Wednesday, May 22, 2013

the merry month of may

{cross posted at the nefaeria blog}

The last few weeks have been a busy juggle of celebrating Bealtaine and preparing for some pretty big changes that are just around the corner {more on that in another post}. To make it a little more challenging, some of my Bealtaine activities had been waiting for the weather to comply.

Even with the unpredictable weather though, I have been taking every chance to appreciate the natural beauty of this time of year.

Yesterday I consecrated seeds, which will be planted on Friday along with my seedlings after I do a garden blessing. Some hardy annuals and colder weather crops such as lettuce and kale have already been planted.
My Bealtaine water and rowan wood for the year were collected a couple of weeks back and I have even got to harvest some herbs.
sweet woodruff, periwinkle flowers and wild ginger flowers
stinging nettle
There has been some crafting going on around here too, including a candle to represent my hearth, which was ritually lit after last year's candle smothered. With a bit of luck, this candle will last me until next Bealtaine.

Near the end of April my "seasonal altar" was set up for Bealtaine, or perhaps better described as a shrine to Flidais and the wild critters. Over the course of the last few weeks daily devotionals and offerings were made.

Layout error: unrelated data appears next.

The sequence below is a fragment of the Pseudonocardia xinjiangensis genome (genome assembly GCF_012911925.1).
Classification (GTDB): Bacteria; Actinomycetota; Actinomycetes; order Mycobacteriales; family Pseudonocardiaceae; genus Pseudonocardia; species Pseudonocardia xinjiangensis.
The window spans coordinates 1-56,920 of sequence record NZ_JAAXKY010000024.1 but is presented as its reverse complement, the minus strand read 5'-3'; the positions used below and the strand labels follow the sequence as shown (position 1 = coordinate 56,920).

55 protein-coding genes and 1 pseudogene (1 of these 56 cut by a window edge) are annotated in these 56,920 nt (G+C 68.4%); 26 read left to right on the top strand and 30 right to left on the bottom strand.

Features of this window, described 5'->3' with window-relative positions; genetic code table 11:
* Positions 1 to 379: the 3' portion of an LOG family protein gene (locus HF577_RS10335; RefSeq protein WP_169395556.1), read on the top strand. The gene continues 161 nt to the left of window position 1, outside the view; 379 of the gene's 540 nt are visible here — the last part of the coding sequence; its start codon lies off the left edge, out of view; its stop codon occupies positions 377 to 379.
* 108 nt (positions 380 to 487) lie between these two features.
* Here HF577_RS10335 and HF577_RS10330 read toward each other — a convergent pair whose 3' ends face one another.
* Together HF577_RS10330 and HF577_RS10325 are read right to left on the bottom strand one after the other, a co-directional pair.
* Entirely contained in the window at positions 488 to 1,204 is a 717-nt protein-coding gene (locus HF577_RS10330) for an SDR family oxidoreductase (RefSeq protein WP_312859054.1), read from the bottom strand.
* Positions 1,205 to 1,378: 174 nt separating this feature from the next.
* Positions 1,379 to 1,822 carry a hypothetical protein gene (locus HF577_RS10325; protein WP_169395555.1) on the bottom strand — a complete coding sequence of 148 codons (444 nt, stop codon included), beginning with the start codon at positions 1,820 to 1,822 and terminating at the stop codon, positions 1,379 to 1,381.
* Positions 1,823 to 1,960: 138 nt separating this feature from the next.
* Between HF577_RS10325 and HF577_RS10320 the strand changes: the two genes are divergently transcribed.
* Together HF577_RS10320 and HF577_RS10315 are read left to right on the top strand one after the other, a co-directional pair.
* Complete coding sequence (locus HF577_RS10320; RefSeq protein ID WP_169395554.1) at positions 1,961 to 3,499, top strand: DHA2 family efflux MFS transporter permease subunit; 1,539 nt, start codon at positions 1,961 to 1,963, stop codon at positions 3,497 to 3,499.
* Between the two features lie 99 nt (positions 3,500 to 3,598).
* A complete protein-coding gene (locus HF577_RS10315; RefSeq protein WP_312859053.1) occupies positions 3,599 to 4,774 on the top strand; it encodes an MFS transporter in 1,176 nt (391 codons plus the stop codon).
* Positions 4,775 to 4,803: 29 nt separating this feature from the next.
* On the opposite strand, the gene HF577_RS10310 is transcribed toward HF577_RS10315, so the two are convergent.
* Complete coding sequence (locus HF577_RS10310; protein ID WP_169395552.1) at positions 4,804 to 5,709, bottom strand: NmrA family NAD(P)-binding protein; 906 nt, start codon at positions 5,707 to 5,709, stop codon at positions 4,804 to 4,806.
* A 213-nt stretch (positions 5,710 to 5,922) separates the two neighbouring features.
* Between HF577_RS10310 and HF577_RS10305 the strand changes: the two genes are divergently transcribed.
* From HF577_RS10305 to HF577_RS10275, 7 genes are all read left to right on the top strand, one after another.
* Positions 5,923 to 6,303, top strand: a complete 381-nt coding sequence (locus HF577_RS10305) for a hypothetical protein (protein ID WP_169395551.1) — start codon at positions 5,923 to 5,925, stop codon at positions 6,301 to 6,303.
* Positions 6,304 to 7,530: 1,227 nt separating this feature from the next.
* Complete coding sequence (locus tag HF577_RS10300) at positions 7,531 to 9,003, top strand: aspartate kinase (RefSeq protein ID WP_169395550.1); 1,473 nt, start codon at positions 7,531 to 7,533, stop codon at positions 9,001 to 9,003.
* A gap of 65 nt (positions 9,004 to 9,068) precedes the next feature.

For the "big do" I created some May boughs and a May bush and made nettle soup, bannocks and butter.

The house was sained and a Bealtaine blessing was said and our "hearth" was smothered and re-lit.

I hope that everyone else is having a lovely May!



Wednesday, May 1, 2013

bealtaine blessings!

Summer has come, healthy and free,
Whence the brown wood is aslope;
The slender nimble deer leap,
And the path of seals is smooth. 

The cuckoo sings sweet music,
Whence there is smooth restful sleep;
Gentle birds leap upon the hill,
And swift grey stags.

Heat has laid hold of the rest of the deer—
The lovely cry of curly packs!
The white extent of the strand smiles,
There the swift sea is. 

A sound of playful breezes in the tops
Of a black oakwood is Drum Daill,
The noble hornless herd runs,
To whom Cuan-wood is a shelter.

Green bursts out on every herb,
The top of the green oakwood is bushy,
Summer has come, winter has gone,
Twisted hollies wound the hound.

The blackbird sings a loud strain,
To him the live wood is a heritage,
The sad angry sea is fallen asleep,
The speckled salmon leaps.

The sun smiles over every land,—
A parting for me from the brood of cares:
Hounds bark, stags tryst,
Ravens flourish, summer has come!

~Summer Has Come, an early Irish poem translated by Kuno Meyer
I wish all of my readers a lovely Bealtaine {and a lovely Samhain for you folks in the Southern Hemisphere}!